Have you ever wanted to remove the stars in your astrophotography photos? Perhaps you want to focus on the details of your deep-sky object, or maybe you want to process the stars and the object separately to achieve a punchy image without blowing out the stars. Whatever your reason, there is a simple and free software called StarNet (formerly known as StarNet++) that can help you. In this tutorial, I’ll show you how to use StarNet to remove stars from your photos.
StarNet is a neural network-based software that removes stars from images in a single step. It works by analyzing your image and determining which pixels are stars and which are the background or the object. The star pixels are then replaced with an interpolation of the surrounding pixels, resulting in a starless image.
First download StarNet from its official website. The command line tool is available for Windows, Linux and Mac OS. The Mac OS version is relatively new and still experimental so you might find some bugs. The graphical user interface version is available only for Windows. Choose the one that matches your operating system and download it.
Once you have downloaded StarNet, you will need to extract it. You will get a folder called StarNetv2CLI_Win. Inside this folder, you will find the starnet++.exe application file if you have downloaded the command line tool or starnetGUI.exe if you have downloaded the graphical user interface version.
All you need to do now is place your astrophotography image in the same folder where StarNet is stored. The image must be in .TIF format. Then, drag and drop your image file onto the appropriate application icon if you have downloaded the command line tool or use the browse button of the graphical user interface button to load your image. A black window will appear and StarNet will begin removing stars from your image.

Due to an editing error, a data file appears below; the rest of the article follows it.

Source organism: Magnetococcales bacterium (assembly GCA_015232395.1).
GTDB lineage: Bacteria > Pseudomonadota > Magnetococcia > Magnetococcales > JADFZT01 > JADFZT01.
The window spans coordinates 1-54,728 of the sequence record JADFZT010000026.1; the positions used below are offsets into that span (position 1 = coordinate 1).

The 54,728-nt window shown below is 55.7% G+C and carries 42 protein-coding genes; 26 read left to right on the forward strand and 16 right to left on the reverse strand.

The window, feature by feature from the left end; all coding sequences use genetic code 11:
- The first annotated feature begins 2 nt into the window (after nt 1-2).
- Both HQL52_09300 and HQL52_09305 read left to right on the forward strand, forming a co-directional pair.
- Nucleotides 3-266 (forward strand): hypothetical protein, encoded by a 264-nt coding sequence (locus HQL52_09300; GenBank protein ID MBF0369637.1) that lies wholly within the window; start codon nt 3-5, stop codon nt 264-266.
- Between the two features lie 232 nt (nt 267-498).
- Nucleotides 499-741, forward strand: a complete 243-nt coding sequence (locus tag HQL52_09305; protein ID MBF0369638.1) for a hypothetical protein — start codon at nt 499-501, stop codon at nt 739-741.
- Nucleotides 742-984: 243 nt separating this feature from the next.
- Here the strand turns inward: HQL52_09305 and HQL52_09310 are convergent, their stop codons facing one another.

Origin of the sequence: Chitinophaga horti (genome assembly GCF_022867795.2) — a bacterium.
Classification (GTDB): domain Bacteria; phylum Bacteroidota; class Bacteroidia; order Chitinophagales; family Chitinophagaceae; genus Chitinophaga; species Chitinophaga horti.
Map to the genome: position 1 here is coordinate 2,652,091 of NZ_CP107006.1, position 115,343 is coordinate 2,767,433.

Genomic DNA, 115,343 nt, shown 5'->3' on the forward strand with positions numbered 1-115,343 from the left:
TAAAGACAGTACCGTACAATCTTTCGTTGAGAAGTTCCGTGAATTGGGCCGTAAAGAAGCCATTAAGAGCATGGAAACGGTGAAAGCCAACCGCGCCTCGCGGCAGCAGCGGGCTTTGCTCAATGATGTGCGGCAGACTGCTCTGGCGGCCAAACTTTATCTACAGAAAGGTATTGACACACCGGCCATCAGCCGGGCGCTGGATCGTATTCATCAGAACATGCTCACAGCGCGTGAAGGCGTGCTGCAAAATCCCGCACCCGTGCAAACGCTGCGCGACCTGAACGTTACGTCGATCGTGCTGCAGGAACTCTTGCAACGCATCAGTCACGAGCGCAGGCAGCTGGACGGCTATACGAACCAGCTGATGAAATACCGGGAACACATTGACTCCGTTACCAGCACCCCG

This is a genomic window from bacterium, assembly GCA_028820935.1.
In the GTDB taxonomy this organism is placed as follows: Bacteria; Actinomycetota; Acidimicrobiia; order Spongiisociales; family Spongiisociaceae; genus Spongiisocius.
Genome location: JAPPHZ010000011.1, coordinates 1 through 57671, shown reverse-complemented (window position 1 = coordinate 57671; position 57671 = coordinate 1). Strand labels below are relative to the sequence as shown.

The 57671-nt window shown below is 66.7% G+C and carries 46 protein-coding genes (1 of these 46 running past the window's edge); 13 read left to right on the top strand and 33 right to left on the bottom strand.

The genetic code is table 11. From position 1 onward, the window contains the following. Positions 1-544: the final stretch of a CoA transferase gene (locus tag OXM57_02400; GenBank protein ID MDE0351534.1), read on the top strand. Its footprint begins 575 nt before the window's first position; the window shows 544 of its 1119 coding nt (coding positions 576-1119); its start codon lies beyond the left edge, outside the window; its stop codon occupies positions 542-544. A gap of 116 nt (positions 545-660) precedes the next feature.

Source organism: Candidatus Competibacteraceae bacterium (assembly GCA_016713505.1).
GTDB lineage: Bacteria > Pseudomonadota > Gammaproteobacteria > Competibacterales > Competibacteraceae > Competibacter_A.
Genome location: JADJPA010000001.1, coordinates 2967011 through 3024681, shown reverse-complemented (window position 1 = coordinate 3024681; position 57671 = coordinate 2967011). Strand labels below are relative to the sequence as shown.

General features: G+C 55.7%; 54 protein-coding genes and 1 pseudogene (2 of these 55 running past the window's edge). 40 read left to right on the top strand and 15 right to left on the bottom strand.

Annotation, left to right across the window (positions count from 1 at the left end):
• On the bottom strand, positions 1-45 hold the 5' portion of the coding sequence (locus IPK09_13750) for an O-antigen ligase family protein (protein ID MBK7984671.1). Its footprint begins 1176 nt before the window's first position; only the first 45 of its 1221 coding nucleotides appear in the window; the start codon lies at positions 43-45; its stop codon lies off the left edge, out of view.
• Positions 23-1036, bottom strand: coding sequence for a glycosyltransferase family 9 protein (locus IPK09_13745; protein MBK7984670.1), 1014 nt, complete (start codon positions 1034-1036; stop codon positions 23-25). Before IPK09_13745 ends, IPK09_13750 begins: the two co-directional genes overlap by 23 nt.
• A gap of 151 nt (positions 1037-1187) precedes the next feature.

Check Your Results
When StarNet finishes processing your image, it will create a new file with -Starless appended to its name. For example, if your original image was called DSF4902.tif, then your starless image will be called DSF4902-Starless.tif. You can open this file with any image viewer or editor and check your results.
You should see that all the stars have been removed from your image, leaving only the background. Depending on your image, you may see some artifacts in the starless image, but you can fix them later with some post-processing.
Process Your Images
Now that you have removed the stars from your image, you can process it as you wish. Open both images in Photoshop with the starless image at the top. Next change its blend mode to Difference and press Ctrl + Alt + Shift + e to create a stamp of the visible layers. This will create a layer which contains only the stars.
Next, you can enhance the details of your starless image, adjust the colors and contrast, reduce noise and artifacts, etc. You can also process your stars only image separately if you want to add some saturation and vibrance or adjust the temperature for example.
Add the Stars Back
If you want to add your stars back to your final image, make sure the stars only image is at the top and change its blend mode from Normal to Screen. You can also adjust its opacity if you want to make the stars less prominent. You can even apply a star reduction technique.
And that’s it! You have successfully removed and added back the stars to your astrophotography image using StarNet++. This technique works great for wide angle astrophotography images like landscape images with the Milky Way! I hope you found this blog post helpful and informative. If you have any questions or comments, feel free to leave them in the comments below.
And if you are interested, here is a collection of my favorite Milky Way photos!
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